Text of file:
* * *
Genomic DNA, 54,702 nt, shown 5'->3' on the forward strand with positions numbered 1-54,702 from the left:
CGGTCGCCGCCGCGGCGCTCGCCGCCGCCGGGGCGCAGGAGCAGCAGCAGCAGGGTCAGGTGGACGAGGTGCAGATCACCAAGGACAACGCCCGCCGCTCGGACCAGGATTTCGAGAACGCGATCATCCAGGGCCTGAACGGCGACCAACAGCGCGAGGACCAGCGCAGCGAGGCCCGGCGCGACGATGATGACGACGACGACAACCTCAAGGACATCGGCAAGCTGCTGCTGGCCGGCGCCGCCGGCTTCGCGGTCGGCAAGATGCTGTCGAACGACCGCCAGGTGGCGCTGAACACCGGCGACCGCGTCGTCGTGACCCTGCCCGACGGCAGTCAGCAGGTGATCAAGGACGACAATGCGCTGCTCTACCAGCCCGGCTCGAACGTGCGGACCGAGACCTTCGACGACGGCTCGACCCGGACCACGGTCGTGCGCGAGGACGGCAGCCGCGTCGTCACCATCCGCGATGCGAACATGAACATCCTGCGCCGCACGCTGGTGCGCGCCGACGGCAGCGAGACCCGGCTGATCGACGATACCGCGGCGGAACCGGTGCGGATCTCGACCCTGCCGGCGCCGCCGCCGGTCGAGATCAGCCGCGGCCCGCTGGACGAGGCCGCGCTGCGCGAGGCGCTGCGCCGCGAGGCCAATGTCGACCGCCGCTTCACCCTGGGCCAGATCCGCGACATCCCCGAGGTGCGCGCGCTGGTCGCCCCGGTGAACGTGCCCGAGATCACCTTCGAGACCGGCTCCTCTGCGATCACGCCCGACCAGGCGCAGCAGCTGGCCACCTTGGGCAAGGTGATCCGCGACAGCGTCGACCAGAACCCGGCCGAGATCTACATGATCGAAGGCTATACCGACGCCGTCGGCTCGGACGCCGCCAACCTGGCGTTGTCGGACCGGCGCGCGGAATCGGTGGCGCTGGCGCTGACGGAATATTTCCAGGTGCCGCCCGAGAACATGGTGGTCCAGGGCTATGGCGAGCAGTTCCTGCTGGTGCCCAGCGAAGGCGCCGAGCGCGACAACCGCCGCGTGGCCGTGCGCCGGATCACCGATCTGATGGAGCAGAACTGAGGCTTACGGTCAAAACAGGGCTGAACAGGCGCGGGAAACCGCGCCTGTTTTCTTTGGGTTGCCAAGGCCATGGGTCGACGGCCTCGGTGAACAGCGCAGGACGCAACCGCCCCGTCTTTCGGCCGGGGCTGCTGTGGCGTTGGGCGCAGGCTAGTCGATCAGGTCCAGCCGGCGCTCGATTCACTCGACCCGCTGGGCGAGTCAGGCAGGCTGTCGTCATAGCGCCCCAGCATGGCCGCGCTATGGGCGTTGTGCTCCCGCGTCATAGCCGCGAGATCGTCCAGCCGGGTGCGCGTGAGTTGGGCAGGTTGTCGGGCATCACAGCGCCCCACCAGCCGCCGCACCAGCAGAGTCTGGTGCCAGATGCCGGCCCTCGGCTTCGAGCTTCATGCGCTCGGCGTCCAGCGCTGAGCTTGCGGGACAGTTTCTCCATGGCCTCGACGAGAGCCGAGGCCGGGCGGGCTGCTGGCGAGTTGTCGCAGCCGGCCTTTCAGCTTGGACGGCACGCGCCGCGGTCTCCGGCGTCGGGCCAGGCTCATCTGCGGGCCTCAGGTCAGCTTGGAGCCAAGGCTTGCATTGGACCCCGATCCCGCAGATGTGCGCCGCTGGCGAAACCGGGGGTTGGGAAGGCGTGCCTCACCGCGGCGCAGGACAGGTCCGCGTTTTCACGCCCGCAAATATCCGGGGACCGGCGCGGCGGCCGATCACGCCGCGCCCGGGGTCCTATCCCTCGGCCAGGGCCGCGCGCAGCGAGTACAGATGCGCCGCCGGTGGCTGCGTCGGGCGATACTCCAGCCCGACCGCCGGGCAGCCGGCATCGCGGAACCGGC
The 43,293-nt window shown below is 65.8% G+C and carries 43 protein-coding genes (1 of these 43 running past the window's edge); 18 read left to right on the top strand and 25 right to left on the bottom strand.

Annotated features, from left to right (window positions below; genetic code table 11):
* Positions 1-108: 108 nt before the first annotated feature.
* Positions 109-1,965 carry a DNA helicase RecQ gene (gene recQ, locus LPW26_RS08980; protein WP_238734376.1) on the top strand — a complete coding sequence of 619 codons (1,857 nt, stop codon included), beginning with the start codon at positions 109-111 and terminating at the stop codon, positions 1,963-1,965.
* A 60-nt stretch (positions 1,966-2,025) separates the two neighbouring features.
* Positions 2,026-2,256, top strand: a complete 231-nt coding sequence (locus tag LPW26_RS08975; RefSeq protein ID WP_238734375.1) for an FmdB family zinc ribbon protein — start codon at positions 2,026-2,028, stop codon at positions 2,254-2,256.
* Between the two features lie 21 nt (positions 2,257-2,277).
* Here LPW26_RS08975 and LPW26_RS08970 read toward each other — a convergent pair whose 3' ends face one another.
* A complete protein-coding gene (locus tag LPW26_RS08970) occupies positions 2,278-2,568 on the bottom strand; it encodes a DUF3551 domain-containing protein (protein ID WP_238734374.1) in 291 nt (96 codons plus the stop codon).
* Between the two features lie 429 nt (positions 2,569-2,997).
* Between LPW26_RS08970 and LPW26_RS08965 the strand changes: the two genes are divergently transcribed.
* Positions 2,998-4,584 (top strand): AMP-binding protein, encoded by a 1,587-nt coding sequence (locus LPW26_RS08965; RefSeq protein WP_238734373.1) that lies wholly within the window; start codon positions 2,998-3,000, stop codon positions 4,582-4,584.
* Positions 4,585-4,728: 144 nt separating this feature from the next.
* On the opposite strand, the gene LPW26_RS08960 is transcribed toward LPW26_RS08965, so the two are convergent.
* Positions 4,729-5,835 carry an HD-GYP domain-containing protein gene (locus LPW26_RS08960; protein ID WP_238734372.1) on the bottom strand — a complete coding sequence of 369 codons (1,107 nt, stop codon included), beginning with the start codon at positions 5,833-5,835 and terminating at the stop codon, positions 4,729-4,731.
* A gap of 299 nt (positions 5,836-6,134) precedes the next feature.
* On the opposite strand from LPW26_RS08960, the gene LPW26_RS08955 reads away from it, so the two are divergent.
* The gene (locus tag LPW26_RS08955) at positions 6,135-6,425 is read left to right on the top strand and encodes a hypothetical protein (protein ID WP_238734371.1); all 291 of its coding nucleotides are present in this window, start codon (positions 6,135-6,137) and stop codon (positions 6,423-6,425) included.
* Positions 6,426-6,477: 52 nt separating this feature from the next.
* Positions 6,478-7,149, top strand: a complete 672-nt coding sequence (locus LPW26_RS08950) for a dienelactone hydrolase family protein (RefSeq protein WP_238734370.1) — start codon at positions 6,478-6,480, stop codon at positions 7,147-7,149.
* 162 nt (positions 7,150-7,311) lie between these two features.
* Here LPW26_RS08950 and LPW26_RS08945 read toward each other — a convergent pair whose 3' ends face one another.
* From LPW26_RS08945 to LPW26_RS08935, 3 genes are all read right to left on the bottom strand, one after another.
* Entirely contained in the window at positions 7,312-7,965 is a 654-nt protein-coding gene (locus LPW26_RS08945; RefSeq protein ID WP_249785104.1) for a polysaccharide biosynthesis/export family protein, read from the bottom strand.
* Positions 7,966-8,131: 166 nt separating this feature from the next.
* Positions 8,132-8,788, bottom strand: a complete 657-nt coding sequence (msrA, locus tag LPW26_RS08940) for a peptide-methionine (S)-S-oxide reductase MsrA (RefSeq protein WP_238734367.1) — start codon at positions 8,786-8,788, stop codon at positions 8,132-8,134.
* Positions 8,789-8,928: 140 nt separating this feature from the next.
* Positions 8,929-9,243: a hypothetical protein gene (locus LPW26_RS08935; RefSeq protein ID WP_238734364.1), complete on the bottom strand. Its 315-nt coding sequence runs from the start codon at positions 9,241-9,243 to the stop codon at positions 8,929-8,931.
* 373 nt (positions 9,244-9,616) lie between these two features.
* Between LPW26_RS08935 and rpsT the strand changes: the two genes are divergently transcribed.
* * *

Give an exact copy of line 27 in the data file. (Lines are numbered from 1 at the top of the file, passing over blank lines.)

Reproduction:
* Positions 7,966-8,131: 166 nt separating this feature from the next.